Betwixt and between…

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As we continue our Lenten series “The Story” at St. Andrew’s, today we were taking a look at Jesus’ life on Earth. The time before his ministry, or at least leading-up to his ministry. There isn’t a lot of Biblical material on this time and Geoff handled that (very well!) by taking some time to look at the doctrine of incarnation – the idea that God had to become one of us for the plan of salvation to work.

In the middle of his sermon, Geoff mentioned that believers today don’t question Christ’s humanity. We find it easy to believe that a man named Jesus lived in Israel a couple of thousand years ago. We find it easy to accept that he was, indeed, a human being. We struggle with the concept that he was also divine – the Son of God. But it wasn’t always that way. Early believers struggled to believe he was really a man. They found his divinity easy to grasp – after all, he performed miracles and rose from the dead. But they felt that it must be that he only “seemed” like a human.

I was glad Geoff pointed this out because it made me think of how much difficulty we have with paradox. We like things to be black or white, not a shade of grey. We like to be able to label something, definitively. To put a name on it. To understand it.

We’re not so good at dealing with “both/and” situations. We’re not so good at living in the tension between two possibilities. We tend one way or the other. So with Jesus, who was both God and man, we tend to highlight one of those things and downplay the other. In seminary, we call this having a high Christology (ie, it’s easy for you to accept Christ’s divinity) or a low Christology (ie, it’s easy for you to accept Christ’s humanity).

But the thing is…the life of faith is one lived between. Between our sin and God’s salvation. Between the moment of birth and the moment of death. Between knowledge and mystery. Between who we are and who we were created to be.

It’s not easy to live in the betwixt and between, but it’s good. It is there that God meets us. In the middle of our mess, in the middle of our confusion, in the middle of life.

During the journey through Lent, may you find yourself a little more at ease with paradox. May you find yourself living betwixt and between, and may you know the God who meets you there.

So then, since we have a great High Priest who has entered heaven, Jesus the Son of God, let us hold firmly to what we believe. This High Priest of ours understands our weaknesses, for he faced all of the same testings we do, yet he did not sin.
Hebrews 4:14,15 NLT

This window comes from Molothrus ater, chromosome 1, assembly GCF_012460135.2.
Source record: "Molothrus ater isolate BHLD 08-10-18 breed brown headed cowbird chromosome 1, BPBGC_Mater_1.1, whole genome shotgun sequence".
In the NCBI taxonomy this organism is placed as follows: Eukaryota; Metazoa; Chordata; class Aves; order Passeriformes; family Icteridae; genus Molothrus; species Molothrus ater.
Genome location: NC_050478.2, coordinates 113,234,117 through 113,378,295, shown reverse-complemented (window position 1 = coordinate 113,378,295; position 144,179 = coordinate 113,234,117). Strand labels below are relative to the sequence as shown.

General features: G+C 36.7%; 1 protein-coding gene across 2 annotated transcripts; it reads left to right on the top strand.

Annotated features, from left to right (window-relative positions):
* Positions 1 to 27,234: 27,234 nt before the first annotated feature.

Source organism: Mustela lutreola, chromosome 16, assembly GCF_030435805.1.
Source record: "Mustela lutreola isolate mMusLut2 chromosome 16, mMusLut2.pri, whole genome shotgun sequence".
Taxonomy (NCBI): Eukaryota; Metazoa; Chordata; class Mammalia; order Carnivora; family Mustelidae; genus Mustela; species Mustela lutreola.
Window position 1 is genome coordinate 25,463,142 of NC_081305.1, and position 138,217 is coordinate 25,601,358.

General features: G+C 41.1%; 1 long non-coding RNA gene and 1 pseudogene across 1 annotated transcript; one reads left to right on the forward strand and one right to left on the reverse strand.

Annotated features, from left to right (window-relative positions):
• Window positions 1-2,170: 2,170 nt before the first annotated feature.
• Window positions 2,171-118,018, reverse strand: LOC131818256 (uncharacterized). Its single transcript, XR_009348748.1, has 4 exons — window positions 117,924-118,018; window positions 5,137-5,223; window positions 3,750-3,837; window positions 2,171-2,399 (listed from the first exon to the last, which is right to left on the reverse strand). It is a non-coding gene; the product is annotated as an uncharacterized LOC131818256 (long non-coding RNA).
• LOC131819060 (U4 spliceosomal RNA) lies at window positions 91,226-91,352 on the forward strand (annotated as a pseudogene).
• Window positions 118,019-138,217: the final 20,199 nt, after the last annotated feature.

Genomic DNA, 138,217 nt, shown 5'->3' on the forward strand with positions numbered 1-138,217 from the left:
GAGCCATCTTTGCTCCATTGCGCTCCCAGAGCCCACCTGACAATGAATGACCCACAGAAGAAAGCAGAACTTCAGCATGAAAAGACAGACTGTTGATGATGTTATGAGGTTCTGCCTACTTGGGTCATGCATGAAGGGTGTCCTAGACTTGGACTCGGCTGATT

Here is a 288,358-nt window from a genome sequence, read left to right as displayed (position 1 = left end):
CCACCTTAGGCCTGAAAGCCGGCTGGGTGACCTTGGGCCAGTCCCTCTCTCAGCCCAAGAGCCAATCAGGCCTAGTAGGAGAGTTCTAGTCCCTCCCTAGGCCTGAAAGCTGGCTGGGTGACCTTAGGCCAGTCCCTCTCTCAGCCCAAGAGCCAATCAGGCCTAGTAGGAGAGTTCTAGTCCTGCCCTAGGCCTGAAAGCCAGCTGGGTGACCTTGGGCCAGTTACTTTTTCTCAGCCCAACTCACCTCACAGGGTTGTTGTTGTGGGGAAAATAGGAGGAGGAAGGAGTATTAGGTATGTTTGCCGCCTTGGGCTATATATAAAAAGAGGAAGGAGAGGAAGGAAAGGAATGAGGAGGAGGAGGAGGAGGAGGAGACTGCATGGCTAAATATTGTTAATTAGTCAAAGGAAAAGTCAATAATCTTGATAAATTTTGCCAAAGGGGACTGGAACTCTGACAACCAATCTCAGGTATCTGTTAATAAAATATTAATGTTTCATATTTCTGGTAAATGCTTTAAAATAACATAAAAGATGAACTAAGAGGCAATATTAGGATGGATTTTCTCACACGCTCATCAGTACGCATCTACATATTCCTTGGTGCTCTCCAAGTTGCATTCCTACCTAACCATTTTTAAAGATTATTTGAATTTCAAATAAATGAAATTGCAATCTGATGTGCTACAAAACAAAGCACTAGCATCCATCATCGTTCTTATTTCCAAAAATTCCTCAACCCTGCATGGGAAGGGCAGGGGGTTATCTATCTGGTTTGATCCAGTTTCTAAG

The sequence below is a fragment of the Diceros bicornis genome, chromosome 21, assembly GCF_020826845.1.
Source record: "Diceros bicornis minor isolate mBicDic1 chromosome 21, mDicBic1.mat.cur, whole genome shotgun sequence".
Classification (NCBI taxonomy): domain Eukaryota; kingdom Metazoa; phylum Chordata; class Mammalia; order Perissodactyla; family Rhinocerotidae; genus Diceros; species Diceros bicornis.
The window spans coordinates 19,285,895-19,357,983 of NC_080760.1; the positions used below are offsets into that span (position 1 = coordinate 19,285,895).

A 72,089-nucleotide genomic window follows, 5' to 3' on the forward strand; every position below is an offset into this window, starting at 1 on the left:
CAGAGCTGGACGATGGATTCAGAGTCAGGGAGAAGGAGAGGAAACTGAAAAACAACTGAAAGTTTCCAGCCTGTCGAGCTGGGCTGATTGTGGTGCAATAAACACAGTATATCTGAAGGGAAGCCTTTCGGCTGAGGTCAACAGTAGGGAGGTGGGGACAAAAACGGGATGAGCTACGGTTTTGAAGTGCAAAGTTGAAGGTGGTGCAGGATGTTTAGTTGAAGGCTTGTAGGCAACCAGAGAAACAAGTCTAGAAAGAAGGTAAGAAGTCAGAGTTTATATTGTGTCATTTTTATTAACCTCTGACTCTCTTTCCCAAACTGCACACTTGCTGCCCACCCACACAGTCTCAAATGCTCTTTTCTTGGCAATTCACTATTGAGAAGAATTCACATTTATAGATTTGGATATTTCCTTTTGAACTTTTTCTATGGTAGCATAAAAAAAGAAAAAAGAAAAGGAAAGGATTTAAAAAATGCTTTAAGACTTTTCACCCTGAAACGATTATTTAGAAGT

Funny…

Today is St. Patrick’s Day, and a lot of my friends are posting on Facebook about green beer, and going out to the pub. But one of my friends posted something that just cracked me up. It’s an old clip from The Muppet Show. It’s silly and it’s frivolous and it’s fun.

Sometimes during Lent, people get the sense that laughter is not ok. That we are meant to be downcast and heavy hearted for the entire journey. But I don’t think that’s realistic. Life is weird, friends. It can have you crying one minute and then giggling like a fool the next. Real life is kind of messy that way – emotions don’t stay in nice neat categories, they spill over each other and weave through each other.

And life is the richer for it. God made us to laugh (and to cry, and to feel all the other things we feel), and though there are times when it is inappropriate to do so (which makes whatever is funny all the funnier…don’t you think?), for the most part I think God delights in our laughter.

So watch and laugh my friends, and when you do – try to feel God’s delight.

A cheerful heart is good medicine,
but a broken spirit saps a person’s strength.
Proverbs 17:22 NLT

Living…

tramonto sul mare

Tonite I had the opportunity to watch a movie with my GRACE Group. The theme of how to live life well was prevalent in the film, and it’s something I’ve been thinking about a lot lately.

Lent is a journey from death to new life – we start on Ash Wednesday, acknowledging the fragility of our lives, the ease with which we sin, the sacrifice of Christ which was necessary for our salvation. And then for 40 days we walk toward Easter – that morning when life triumphed over death. The grave was empty and the world made new. My colleague/friend/teammate Geoff is fond of saying you can’t really GET Easter unless you’ve done the full journey. You have to have Maundy Thursday, Good Friday, a long silent Saturday before you get to celebrate the Resurrection.